Too many heroes

Let’s just say, for the sake of argument, that your dad was so angry with the government that he flew a single-engine plane into an office building, killing himself and one other person and injuring 12 others. Let’s just say you lived in a foreign country far away from the scene of the crime and agreed (maybe because you were exhausted; maybe because there was catharsis in speaking publicly) to submit to a phone interview for a major U.S. morning news and entertainment program.

Let’s say you didn’t make a whole lot of sense in this interview. Let’s say that amid the dual shock of learning that your father committed an act of domestic terrorism and is also dead, you find yourself doing what a lot of children (grown-up or otherwise) do when their parents (unhinged or otherwise) come under attack: You defend him. Not unequivocally or anything: His “last actions, the suicide, the catastrophe,” you emphasize, “were wrong.” But when the interviewer asks if you consider your father a “hero for standing up to the system,” you say “yes.”

Such was the course of events this week for Samantha Bell, the 38-year-old daughter of Joseph Stack, who, on Feb. 18, after setting his own house ablaze, flew into an Austin, Texas, building that housed IRS offices. In a suicide manifesto posted online, Stack lamented his long-standing tax troubles and inveighed against what he perceived as taxation without representation by a corrupt system.

His wife had the presence of mind to say, through a spokesperson, little more than that she had “sincerest sympathies” for the victims. Bell, who lives in Norway, proved less media savvy and went on to pay a big price. Within moments of the airing of her Monday phone interview on “Good Morning America,” a mostly content-free segment in which family photos flashed across the screen while Bell rambled rather incoherently about how “if nobody comes out and speaks up on behalf of injustice, then nothing will ever be accomplished,” Twitter and the blogosphere practically exploded with venom.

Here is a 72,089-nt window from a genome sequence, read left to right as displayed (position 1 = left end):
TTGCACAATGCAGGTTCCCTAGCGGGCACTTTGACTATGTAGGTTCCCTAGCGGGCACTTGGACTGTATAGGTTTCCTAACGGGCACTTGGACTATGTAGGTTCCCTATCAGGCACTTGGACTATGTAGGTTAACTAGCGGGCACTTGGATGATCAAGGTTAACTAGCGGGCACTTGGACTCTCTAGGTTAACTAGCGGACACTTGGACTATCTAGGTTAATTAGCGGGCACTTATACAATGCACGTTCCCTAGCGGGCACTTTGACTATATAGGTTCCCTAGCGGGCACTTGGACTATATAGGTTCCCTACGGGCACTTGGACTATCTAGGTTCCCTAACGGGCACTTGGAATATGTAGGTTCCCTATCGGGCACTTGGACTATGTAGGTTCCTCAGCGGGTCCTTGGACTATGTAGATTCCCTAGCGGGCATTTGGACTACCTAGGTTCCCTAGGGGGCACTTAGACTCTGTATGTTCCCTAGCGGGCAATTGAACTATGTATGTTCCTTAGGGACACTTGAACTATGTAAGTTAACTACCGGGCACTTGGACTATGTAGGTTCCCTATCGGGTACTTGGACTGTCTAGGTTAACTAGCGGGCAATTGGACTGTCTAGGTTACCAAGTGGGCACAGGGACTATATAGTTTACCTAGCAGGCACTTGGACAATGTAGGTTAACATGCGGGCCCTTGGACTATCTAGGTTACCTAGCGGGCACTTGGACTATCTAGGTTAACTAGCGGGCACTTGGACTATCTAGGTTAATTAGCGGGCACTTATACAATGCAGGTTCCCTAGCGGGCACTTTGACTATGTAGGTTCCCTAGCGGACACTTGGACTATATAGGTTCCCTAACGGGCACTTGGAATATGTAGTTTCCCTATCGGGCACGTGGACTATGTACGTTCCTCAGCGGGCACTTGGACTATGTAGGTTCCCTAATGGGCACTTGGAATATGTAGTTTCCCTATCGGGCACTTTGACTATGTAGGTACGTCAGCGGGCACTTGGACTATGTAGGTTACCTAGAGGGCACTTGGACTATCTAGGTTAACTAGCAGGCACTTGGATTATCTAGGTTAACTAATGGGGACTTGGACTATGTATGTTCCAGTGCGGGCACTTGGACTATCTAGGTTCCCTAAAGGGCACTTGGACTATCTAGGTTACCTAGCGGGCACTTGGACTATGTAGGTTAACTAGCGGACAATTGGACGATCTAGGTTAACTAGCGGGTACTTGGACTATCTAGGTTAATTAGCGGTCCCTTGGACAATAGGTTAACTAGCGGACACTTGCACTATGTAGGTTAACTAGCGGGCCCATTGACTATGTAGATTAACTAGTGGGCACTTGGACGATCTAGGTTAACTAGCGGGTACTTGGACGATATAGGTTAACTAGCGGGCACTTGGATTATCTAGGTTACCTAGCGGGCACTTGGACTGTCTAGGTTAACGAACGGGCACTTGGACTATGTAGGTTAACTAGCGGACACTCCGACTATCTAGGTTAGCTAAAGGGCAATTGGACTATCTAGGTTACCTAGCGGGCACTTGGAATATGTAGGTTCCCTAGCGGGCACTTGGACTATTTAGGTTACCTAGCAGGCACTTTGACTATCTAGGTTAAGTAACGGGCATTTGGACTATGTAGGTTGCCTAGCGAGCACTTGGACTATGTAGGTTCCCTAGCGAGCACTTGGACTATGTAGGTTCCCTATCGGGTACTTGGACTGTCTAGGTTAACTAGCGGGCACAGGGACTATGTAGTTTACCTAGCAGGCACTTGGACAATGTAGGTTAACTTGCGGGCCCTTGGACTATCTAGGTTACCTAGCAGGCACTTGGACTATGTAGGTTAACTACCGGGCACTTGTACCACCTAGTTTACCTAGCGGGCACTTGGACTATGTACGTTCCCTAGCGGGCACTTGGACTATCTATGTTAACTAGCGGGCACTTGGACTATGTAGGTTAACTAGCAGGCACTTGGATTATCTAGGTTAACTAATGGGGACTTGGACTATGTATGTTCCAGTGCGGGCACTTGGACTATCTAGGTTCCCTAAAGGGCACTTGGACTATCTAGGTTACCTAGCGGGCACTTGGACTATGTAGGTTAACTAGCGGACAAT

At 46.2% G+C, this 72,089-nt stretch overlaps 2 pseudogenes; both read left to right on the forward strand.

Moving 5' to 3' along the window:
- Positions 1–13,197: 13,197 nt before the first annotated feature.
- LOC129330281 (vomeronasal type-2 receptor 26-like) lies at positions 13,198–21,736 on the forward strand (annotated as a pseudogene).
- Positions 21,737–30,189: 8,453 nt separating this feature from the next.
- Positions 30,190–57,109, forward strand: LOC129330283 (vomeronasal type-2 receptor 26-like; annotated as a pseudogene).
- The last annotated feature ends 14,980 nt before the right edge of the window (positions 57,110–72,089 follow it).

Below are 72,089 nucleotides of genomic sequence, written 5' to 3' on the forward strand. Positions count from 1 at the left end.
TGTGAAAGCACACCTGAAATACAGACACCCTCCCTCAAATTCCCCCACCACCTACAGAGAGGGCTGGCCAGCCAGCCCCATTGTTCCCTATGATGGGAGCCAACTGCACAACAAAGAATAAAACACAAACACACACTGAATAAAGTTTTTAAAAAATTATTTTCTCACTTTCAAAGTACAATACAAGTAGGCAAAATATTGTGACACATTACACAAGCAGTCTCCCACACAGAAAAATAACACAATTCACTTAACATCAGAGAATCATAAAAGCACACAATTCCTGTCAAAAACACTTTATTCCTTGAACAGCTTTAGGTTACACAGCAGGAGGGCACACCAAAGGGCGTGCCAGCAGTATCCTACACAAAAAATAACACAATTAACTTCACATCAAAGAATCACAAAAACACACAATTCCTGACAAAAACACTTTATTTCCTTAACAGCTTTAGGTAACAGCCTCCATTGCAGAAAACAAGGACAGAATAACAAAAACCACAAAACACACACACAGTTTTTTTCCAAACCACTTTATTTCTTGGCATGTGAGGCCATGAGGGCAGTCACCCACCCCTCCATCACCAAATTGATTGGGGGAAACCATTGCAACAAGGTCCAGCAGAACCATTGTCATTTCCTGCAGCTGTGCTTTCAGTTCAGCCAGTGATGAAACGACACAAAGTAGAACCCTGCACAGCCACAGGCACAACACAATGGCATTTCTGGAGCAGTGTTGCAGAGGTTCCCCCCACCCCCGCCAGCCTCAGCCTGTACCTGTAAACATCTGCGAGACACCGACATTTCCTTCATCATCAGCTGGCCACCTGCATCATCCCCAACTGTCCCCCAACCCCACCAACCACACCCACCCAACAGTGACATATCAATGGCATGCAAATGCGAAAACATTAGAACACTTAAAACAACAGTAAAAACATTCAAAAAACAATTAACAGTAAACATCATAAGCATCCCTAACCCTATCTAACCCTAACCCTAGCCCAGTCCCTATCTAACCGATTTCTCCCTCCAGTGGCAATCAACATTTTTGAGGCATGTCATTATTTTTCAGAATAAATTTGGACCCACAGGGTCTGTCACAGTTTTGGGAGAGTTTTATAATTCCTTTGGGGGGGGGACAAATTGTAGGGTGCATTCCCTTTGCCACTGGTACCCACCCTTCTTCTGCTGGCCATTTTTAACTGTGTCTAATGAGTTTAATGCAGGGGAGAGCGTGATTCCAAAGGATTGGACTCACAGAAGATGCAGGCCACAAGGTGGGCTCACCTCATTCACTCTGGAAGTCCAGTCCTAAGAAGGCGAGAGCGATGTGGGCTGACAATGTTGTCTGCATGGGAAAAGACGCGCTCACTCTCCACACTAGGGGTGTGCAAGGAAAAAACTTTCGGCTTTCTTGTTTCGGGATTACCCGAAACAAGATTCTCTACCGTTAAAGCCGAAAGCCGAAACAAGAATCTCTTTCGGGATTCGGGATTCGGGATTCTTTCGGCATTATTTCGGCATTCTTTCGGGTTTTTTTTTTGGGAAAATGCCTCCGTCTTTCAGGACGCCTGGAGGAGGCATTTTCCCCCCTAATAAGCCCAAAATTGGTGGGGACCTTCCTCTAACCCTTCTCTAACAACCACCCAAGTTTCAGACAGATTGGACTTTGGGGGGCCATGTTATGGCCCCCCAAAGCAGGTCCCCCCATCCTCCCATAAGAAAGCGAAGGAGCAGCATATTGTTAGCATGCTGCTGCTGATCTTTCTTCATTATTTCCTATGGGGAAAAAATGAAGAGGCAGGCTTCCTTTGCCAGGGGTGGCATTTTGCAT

It wasn’t so much her filial defense that tweaked the public’s ire. It was that claim: hero. By Monday afternoon, Bell had retracted her statement, but the damage was done. Bloggers excoriated her knee-jerk defense of her dad, and commenters tarred her with vicious epithets.

(Meanwhile, no one seems to have remarked on the fact that Bell, at 38, is a mere 15 years younger than her 53-year-old father; hello! Can we discuss? But I digress.)

Here’s what I want to know: Does any word -- other than, perhaps, “patriot” or, depending on what circles you run in, “genius” -- get misused and misappropriated with more abandon than “hero”? A staple of pop songs and political speeches alike, the concept of heroism no longer refers exclusively to superhuman strength or courage, or even to someone who sacrifices his own safety or interests for the benefit of others. In fact, the only requirement for the role these days is not to be a monster -- and even then you never know.

That’s because we love to pay lip-service to “ordinary” heroes (working folks pulling double shifts to make ends meet, people who volunteer and, of course, moms everywhere), and we tend

to slap the hero label on just

about anyone who’s made lots of money or become famous, even if they’ve done so by less than noble means.

For every traditional (some might say genuine) hero out there (Capt. Chesley Sullenberger, for instance), there’s someone who has been handed the mantle for little reason other than that they happen to do something really well (like, I dare say, Tiger Woods). For every Martin Luther King Jr. there is, well . . . anyone who’s ever

received, deservedly or not, a “world’s greatest dad” statuette.

So maybe it’s time we ease up on Samantha Bell. Sure, her words were unfortunate, even offensive. But it’s worth noting that it was the “Good Morning America” interviewer, not Bell, who uttered the word “hero.”

Meanwhile, there’s a reason Stephen Colbert addresses his audience as “heroes.” Because almost everyone out there, even Joseph Stack, is someone’s mom or dad. Either that, or he’s angling for a job on “Good Morning America.”